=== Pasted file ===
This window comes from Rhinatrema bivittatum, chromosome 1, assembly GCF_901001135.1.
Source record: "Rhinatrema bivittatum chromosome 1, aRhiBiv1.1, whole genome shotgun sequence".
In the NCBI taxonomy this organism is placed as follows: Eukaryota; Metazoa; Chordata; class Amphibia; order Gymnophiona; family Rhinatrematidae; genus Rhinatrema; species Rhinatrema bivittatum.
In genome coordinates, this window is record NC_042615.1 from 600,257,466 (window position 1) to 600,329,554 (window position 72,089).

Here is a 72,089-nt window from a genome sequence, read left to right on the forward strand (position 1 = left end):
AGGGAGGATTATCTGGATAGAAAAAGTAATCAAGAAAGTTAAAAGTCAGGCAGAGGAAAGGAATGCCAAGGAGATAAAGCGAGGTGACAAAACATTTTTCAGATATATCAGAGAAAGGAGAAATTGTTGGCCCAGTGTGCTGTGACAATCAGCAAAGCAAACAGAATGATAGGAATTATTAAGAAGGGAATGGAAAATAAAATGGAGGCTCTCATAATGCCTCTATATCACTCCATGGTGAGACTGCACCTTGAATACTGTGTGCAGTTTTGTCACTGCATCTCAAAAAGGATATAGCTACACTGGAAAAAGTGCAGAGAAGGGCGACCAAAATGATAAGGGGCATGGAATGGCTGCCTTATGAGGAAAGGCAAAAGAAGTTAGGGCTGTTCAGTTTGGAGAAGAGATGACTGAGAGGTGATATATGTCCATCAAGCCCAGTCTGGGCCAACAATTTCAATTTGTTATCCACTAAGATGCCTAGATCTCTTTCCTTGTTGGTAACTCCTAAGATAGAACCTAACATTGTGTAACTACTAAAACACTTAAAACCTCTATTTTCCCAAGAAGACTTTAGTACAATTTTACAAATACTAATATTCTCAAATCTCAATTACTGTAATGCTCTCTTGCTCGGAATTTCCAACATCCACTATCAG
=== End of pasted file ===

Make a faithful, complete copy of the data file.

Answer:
This window comes from Rhinatrema bivittatum, chromosome 1, assembly GCF_901001135.1.
Source record: "Rhinatrema bivittatum chromosome 1, aRhiBiv1.1, whole genome shotgun sequence".
In the NCBI taxonomy this organism is placed as follows: Eukaryota; Metazoa; Chordata; class Amphibia; order Gymnophiona; family Rhinatrematidae; genus Rhinatrema; species Rhinatrema bivittatum.
In genome coordinates, this window is record NC_042615.1 from 600,257,466 (window position 1) to 600,329,554 (window position 72,089).

Here is a 72,089-nt window from a genome sequence, read left to right on the forward strand (position 1 = left end):
AGGGAGGATTATCTGGATAGAAAAAGTAATCAAGAAAGTTAAAAGTCAGGCAGAGGAAAGGAATGCCAAGGAGATAAAGCGAGGTGACAAAACATTTTTCAGATATATCAGAGAAAGGAGAAATTGTTGGCCCAGTGTGCTGTGACAATCAGCAAAGCAAACAGAATGATAGGAATTATTAAGAAGGGAATGGAAAATAAAATGGAGGCTCTCATAATGCCTCTATATCACTCCATGGTGAGACTGCACCTTGAATACTGTGTGCAGTTTTGTCACTGCATCTCAAAAAGGATATAGCTACACTGGAAAAAGTGCAGAGAAGGGCGACCAAAATGATAAGGGGCATGGAATGGCTGCCTTATGAGGAAAGGCAAAAGAAGTTAGGGCTGTTCAGTTTGGAGAAGAGATGACTGAGAGGTGATATATGTCCATCAAGCCCAGTCTGGGCCAACAATTTCAATTTGTTATCCACTAAGATGCCTAGATCTCTTTCCTTGTTGGTAACTCCTAAGATAGAACCTAACATTGTGTAACTACTAAAACACTTAAAACCTCTATTTTCCCAAGAAGACTTTAGTACAATTTTACAAATACTAATATTCTCAAATCTCAATTACTGTAATGCTCTCTTGCTCGGAATTTCCAACATCCACTATCAG